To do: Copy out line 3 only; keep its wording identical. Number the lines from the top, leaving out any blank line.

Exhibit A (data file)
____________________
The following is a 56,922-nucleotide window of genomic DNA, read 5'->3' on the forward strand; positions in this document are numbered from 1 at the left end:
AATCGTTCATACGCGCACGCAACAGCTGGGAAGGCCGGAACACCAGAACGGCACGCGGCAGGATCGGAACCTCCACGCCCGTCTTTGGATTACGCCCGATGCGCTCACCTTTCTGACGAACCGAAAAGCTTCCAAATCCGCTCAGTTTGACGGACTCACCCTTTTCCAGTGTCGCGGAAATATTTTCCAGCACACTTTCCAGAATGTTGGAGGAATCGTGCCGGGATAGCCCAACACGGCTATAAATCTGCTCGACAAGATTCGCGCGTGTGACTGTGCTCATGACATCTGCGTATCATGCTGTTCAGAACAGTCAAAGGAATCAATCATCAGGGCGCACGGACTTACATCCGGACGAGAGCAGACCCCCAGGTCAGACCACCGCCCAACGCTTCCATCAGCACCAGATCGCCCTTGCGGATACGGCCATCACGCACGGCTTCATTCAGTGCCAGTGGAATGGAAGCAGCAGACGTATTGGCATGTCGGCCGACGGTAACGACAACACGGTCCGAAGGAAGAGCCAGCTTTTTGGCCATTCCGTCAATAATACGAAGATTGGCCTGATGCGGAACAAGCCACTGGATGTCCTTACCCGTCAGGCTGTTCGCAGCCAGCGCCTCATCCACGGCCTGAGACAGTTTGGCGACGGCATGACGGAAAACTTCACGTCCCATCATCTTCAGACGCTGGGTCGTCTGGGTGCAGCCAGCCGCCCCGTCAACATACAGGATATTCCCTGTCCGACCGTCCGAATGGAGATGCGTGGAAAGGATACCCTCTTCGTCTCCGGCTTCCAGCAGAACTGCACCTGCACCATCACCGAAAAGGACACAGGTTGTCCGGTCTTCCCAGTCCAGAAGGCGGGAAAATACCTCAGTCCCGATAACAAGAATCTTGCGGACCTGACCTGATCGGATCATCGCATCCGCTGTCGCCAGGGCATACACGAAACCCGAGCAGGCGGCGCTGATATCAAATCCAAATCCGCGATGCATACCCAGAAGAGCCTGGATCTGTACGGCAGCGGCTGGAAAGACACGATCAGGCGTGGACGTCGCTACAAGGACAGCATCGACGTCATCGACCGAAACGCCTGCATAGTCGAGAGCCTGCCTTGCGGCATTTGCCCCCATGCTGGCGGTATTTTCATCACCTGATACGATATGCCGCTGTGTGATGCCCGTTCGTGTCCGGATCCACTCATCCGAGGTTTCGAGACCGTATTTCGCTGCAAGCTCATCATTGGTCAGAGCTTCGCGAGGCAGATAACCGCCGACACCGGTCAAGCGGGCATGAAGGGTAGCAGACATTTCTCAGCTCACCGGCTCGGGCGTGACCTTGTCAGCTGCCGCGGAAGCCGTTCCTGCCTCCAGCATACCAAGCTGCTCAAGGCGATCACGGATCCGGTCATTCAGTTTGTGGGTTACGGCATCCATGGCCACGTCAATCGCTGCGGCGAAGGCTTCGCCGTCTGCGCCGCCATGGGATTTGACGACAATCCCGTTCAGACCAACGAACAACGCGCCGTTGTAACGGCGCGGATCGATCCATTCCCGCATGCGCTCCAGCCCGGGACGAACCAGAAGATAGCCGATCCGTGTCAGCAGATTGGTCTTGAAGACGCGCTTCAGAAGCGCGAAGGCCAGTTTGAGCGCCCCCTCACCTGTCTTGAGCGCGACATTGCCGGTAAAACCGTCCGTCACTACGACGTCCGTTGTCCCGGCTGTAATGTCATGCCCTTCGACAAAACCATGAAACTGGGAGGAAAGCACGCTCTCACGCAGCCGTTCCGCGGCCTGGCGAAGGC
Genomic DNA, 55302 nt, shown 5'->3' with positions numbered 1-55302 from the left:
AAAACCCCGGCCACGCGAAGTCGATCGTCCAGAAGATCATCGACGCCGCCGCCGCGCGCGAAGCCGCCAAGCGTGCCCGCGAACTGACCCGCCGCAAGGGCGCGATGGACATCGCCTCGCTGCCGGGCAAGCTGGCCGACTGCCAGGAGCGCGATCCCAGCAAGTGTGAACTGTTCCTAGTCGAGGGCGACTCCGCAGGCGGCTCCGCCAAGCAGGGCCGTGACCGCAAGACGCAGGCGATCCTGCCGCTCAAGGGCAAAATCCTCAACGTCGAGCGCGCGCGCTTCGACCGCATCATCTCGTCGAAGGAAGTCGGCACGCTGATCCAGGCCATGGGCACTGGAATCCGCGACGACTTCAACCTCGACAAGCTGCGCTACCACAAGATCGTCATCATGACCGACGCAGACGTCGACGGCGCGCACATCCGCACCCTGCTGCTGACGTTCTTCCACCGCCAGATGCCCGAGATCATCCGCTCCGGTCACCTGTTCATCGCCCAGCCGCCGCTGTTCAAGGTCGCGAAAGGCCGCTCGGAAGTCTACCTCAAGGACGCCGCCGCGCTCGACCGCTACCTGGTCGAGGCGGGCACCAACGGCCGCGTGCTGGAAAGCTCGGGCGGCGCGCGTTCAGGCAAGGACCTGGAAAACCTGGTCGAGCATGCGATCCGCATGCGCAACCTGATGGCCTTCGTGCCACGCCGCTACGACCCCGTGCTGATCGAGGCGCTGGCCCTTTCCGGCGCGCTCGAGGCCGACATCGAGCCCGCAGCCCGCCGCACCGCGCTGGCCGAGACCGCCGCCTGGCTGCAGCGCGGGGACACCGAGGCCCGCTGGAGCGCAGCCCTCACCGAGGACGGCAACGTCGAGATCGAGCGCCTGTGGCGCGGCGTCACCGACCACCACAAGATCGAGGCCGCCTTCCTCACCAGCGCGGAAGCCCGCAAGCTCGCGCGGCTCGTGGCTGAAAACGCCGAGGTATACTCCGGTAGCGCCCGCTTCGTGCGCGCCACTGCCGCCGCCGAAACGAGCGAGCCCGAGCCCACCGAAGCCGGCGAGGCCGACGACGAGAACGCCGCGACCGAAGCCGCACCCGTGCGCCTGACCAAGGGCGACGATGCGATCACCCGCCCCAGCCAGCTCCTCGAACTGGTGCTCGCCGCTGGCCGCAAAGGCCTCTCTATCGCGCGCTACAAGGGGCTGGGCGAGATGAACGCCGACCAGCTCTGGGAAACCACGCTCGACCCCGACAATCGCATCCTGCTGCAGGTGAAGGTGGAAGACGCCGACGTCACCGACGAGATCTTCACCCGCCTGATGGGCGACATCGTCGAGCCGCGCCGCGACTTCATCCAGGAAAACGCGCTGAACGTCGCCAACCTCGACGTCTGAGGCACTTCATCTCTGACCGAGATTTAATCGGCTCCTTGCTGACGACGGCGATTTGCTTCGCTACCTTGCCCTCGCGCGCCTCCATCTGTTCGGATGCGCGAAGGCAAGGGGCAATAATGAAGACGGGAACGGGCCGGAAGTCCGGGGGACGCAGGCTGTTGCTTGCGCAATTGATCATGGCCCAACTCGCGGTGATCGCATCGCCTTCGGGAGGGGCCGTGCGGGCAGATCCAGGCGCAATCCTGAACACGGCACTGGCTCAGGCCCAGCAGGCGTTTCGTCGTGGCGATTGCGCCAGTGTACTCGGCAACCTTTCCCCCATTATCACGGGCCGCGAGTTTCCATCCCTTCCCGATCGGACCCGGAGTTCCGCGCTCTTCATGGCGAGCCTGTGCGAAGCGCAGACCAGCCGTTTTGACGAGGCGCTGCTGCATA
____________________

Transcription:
Genomic DNA, 55302 nt, shown 5'->3' with positions numbered 1-55302 from the left: